Skip to comments.State Dept. Calls on Israel to “Foreswear” Nuclear Arms
Posted on 04/03/2005 9:48:32 AM PDT by Nachum
In a move that could curtail Israeli power in the Middle East, the US is calling on Israel to sign the Nuclear Non-proliferation Treaty (NPT) and forego the use and stockpile of nuclear weapons.
Twice in the past two weeks, State Department officials have compared Israels status as a nuclear power with that of India and Pakistan, calling on all three nations to give up their nuclear arms.
The statements were made by two mid-level State Department Officials, ahead of the NPT Review Conference, scheduled to open in New York on May 2.
The purpose of the conference is to evaluate implementation of the NPT and determine its future course. The officials comments regarding Israels weapons capability were made, apparently, in order to put the issue of Israels nukes on the conferences agenda. The comments appeared to deviate from Bush Administration policy, which up to now, refrained from using terminology that confirms Israels status as a nuclear nation.
The most recent statement came from Jackie Wolcott Sanders, the presidents representative for the non-proliferation of nuclear weapons. In an essay titled How to Strengthen the NPT Sanders mentions Israel, along with India and Pakistan, within the context of enforcing universal NPT adherence, but adds that its not likely in the foreseeable future.
The Review Conference should reinforce the goal of universal NPT adherence and reaffirm that India, Israel and Pakistan may join the NPT only as non-nuclear-weapon states. Just as South Africa and Ukraine did in the early 1990s, these states would have to forswear nuclear weapons and accept IAEA safeguards on all nuclear activities to join the treaty. At the same time, we recognize that progress toward universal adherence is not likely in the foreseeable future, writes Sanders.
She adds, The United States continues to support the goals of the Middle East resolution adopted at the 1995 NPT Review and Extension Conference, including the achievement of a Middle East free of weapons of mass destruction.
Another statement, using similar language, was made by Mark Fitzpatrick, acting deputy assistant secretary for nuclear proliferation, on March 17, at a Meeting of the Organization of American States Committee on Hemispheric Security, in Washington, D.C. He also held the status of Israels nuclear armaments on a par with those of Pakistan and India:
The Conference should also reinforce the goal of universal NPT adherence and reaffirm that India, Israel and Pakistan may join the NPT only as non-nuclear-weapon states. Just as South Africa and Ukraine did in the early 1990s, these states should forswear nuclear weapons and accept IAEA safeguards on all nuclear activities.
Fitzpatricks comments regarding Israel were made just after proclaiming, Iran and North Korea must not be permitted to violate the NPT without consequences.
The statements of the two officials contrast with President Bushs own reference to the NPT in a speech he made on March 7 when he called for enforcing the treatys provisions on NPT members, which conveniently include both Iran and North Korea. Bush did not refer to his policy regarding non-member states, which include Israel, Pakistan, and India.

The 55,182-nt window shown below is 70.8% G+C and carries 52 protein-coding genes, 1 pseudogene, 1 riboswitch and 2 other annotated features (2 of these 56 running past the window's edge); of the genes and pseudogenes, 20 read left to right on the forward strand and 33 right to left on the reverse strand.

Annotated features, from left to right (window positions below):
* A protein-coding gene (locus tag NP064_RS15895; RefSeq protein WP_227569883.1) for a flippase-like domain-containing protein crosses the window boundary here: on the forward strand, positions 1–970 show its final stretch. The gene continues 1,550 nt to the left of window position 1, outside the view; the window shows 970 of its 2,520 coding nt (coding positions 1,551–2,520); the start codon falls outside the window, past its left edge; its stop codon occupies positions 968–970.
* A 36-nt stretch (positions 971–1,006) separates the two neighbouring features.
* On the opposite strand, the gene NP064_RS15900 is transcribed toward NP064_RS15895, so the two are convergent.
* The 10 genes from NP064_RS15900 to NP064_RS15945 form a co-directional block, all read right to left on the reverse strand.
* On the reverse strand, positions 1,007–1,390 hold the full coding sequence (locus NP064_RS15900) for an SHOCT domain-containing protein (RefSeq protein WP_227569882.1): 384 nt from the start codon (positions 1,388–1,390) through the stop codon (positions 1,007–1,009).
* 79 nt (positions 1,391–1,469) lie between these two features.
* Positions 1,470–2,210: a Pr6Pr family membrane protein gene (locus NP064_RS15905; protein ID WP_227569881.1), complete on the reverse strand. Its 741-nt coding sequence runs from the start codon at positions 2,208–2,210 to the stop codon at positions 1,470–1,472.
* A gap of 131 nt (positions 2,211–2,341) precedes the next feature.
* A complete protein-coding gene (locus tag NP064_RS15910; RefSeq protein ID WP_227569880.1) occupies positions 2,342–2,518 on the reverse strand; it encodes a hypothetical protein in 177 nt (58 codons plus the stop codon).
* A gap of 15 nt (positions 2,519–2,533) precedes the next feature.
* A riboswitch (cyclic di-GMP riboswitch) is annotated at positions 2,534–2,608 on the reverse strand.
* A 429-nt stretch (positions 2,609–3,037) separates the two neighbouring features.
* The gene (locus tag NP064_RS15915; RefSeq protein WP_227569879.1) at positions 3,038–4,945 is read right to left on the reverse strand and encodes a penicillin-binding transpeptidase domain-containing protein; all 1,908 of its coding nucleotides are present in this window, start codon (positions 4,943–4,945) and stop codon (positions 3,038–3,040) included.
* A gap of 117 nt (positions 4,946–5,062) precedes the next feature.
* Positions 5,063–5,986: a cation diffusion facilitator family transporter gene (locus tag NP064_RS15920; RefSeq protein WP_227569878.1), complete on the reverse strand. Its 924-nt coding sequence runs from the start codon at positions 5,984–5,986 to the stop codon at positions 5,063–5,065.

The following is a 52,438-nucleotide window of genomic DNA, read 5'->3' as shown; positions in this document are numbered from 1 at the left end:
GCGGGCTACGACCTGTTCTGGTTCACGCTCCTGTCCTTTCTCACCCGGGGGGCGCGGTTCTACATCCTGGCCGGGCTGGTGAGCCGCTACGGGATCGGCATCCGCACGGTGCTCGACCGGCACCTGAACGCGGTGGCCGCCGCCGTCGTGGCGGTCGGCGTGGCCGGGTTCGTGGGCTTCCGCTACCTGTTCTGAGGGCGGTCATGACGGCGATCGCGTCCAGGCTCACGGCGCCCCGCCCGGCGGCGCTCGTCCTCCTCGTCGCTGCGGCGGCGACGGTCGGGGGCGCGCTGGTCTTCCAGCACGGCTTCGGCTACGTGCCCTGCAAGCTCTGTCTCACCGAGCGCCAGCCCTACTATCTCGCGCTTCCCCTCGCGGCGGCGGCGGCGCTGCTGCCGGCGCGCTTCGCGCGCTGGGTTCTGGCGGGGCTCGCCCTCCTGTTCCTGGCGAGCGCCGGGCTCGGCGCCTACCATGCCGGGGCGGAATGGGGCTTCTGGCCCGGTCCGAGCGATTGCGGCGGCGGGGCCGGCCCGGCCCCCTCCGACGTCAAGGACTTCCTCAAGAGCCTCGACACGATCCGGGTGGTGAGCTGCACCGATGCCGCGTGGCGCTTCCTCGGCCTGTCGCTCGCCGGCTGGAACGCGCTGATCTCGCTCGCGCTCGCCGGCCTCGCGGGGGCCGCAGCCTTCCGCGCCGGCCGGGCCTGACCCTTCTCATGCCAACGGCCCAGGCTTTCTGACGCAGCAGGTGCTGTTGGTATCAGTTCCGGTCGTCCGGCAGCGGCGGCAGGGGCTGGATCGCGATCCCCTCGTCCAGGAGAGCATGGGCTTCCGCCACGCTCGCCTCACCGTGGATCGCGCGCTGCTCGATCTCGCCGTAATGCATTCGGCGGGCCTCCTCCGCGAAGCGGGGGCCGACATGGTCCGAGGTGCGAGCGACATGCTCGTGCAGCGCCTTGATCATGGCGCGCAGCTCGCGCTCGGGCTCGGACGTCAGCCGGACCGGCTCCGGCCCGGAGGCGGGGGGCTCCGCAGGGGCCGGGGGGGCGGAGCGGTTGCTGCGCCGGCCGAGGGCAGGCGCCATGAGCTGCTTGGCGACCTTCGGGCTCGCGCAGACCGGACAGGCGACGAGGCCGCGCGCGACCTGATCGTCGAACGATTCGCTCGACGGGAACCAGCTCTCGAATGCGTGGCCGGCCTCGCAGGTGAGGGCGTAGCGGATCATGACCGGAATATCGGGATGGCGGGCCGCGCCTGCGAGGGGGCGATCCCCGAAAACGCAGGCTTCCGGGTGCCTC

The U.S. State Department has often taken pro-Arab positions on the Arab-Israeli dispute over the years, and has been wary of projecting Israeli power in the Middle East.
Sometimes the departments positions ostensibly contradict those of the president. For example, Secretary of State Condoleeza Rice recently declared in two separate newspaper interviews that President Bush did not make any guarantees to Israel regarding Israels right to retain certain settlement blocs as part of a permanent status agreement with the Palestinians. The president purported to make such promises to Israel in a letter he wrote to Prime Minister Ariel Sharon last spring, but the interpretation of Bushs statements have been the subject of much controversy, some of it spurred on by State Department officials.
Fat chance, suckers.
If I were Israel, I'd answer with Charlton Heston's line: "You can have my nukes when you take them from my cold, dead fingers". Let's face it, if Israel didn't have the nuclear edge, they'd be cold and dead by now anyway.
What are we doing?!!! Democracies do not attack their neighbors and Israel is a Democracy!
Israel get rid of the nukes, Iran getting rid of theirs because Israel is? There must be some Dem appeasers left at state.
Suicide by Israel? I don't think so!
Somehow I don't see Israel giving up it's Nukes. What is interesting is that none of these comments have come from Condi. But from others in the embedded bureaucracy of State. Hmmn... Perhaps some house cleaning is in order?
Words without meaning...you might as well ask Israel to deny the holocaust.
My thoughts exactly.
Maybe Sandy Burglar could stuff 'em all in his trousers, and they'd disappear.
Nothing like having friendly neighbors...
The State Department should be asked foreswear its long entrenched Arabists.
If you'd like to be on or off this middle east/political ping list, please FR mail me.
Adolf H. was chosen in democratic elections.
It's only proper that the US should be advocating non-proliferation and a nuclear free Middle East, it's the only consistent standpoint to take.
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